by now if your a star wars fan you know that all 3 original cast members are on board for the new flick. I'll add a number 9 to the list: Please don't let Lucas direct the film.

by Robbie Boland
March 3, 2013

Whether you think the Star Wars prequels were a cinematic marvel or a crime against humanity, we can all agree that they had their share of high and low points. Okay, more than their share of low points. But now that J.J. Abrams is at the helm for Episode VII, canít we just forget Jar Jar, midi-chlorians and all the rest? We can, but should we?

As the saying goes, ďThose who cannot remember the past are condemned to repeat itĒ. With that in mind, letís see what valuable lessons the makers of Episode VII can take away from Episodes I-III.

Lesson #1: Please Donít Make it About Intergalactic Trade and Taxation Laws

This may come as a shock to any accountants out there, but very few of us want pretty much the first words we read when we sit down to watch a family-friendly adventure film to be, ďThe taxation of trade routes to outlying star systems is in disputeĒ.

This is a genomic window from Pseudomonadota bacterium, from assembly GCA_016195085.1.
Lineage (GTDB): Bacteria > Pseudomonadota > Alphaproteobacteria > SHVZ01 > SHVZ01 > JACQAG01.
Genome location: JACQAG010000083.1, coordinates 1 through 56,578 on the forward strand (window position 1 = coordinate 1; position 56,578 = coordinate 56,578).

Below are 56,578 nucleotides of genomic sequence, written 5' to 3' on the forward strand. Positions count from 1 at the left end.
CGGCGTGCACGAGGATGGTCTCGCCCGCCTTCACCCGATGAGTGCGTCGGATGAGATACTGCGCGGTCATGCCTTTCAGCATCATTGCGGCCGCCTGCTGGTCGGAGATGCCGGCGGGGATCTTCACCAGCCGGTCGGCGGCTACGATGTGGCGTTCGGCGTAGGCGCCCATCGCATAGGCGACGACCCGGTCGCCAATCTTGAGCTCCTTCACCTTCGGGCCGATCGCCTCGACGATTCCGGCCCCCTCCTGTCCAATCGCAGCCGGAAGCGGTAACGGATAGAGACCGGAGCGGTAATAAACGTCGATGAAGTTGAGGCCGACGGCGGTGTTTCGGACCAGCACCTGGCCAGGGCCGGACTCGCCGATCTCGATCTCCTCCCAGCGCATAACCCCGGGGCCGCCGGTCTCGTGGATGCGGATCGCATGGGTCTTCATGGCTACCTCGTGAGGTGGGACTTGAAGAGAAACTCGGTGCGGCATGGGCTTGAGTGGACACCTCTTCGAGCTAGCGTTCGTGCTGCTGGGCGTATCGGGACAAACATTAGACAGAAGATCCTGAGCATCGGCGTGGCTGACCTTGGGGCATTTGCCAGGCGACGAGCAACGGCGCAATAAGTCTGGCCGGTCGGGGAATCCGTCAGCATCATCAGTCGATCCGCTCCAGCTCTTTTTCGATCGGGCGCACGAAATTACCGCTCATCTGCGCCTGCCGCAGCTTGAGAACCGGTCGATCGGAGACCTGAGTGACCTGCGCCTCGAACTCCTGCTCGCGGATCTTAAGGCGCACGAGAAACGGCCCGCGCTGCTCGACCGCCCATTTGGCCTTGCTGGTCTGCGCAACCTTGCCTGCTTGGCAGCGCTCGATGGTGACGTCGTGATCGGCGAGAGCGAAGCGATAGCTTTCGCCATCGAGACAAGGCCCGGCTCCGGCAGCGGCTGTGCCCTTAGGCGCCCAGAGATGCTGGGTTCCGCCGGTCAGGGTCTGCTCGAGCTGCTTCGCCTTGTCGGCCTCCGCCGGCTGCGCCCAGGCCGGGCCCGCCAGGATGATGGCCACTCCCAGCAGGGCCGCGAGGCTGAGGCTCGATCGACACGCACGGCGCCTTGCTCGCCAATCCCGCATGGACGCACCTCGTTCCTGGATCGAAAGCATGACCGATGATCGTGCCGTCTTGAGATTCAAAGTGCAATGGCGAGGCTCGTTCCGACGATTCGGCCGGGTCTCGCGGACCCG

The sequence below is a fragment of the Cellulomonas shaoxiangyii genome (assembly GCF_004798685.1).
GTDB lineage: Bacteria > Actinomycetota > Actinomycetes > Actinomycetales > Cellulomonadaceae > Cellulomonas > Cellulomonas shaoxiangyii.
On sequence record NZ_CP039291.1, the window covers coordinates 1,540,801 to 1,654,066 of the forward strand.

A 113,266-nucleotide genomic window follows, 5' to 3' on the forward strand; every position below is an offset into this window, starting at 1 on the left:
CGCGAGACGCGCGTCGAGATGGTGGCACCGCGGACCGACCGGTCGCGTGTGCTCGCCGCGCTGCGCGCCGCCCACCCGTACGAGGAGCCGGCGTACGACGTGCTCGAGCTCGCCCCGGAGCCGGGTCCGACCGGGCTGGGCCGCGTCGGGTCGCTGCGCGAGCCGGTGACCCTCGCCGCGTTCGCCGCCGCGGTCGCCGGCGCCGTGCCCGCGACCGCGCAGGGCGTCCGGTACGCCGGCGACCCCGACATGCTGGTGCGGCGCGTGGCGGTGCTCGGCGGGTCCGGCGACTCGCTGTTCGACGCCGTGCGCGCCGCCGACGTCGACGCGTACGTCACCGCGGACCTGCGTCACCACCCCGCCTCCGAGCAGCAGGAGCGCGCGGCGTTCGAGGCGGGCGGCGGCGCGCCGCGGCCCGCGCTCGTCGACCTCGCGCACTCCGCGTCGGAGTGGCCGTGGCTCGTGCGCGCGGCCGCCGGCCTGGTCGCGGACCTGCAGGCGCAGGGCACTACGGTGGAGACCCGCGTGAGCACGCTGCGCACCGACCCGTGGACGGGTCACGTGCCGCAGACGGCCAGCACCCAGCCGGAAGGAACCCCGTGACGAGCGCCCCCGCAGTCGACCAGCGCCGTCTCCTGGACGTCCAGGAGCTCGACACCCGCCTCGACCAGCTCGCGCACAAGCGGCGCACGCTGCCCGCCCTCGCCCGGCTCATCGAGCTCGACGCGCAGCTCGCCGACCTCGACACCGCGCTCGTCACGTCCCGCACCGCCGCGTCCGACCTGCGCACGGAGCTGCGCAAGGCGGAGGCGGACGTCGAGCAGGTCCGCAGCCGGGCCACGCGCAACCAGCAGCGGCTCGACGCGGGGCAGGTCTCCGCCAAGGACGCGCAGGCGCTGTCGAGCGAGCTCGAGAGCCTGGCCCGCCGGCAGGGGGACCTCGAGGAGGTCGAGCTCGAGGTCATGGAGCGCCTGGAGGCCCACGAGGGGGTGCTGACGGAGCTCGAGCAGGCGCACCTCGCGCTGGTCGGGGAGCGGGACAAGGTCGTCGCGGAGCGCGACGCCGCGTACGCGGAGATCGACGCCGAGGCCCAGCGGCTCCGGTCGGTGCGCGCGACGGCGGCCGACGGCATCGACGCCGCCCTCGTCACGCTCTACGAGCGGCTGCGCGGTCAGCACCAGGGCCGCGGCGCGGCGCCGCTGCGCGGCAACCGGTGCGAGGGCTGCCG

You know what would have been a better subject for the Star Wars prequels? ABSOLUTELY ANYTHING. Anakinís quest to ďBring Balance to the ForceĒ by finding and confronting Darth Sidious. A mysterious virus decimating the Jedi. Hell, even an uprising staged by a malevolent sentient potted plant named Frank would have been more entertaining.

The last thing audiences want to watch in a Star Wars film is a story about trade disputes when Sith uprisings, giant planet-destroying lasers, or intergalactic invasions by organ-replacing religious zealots are an option.

Excitement, She Wrote! *snore*

Lesson #2: The Comic Relief Should Actually Be, You Know, Comic

Jar Jar is one of the most reviled characters in film history but the concept was actually fine, it was just the execution that was terrible. A comic relief character (like C-3PO in the original films) keeps the Younglings entertained and provides some much-needed levity when the story wanders to the Dark Side.

The problem was Jar Jar was just too incredibly stupid and his gags too Forced (ahaha), to be in any way likeable. When every single person who watches The Phantom Menace for the first time wonders, ďWhy doesnít Qui-Gon just stab him to death with a lightsaber?Ē you probably havenít nailed the comedy sidekick bit.

Absolutely ridiculous. We can't even make a joke about this.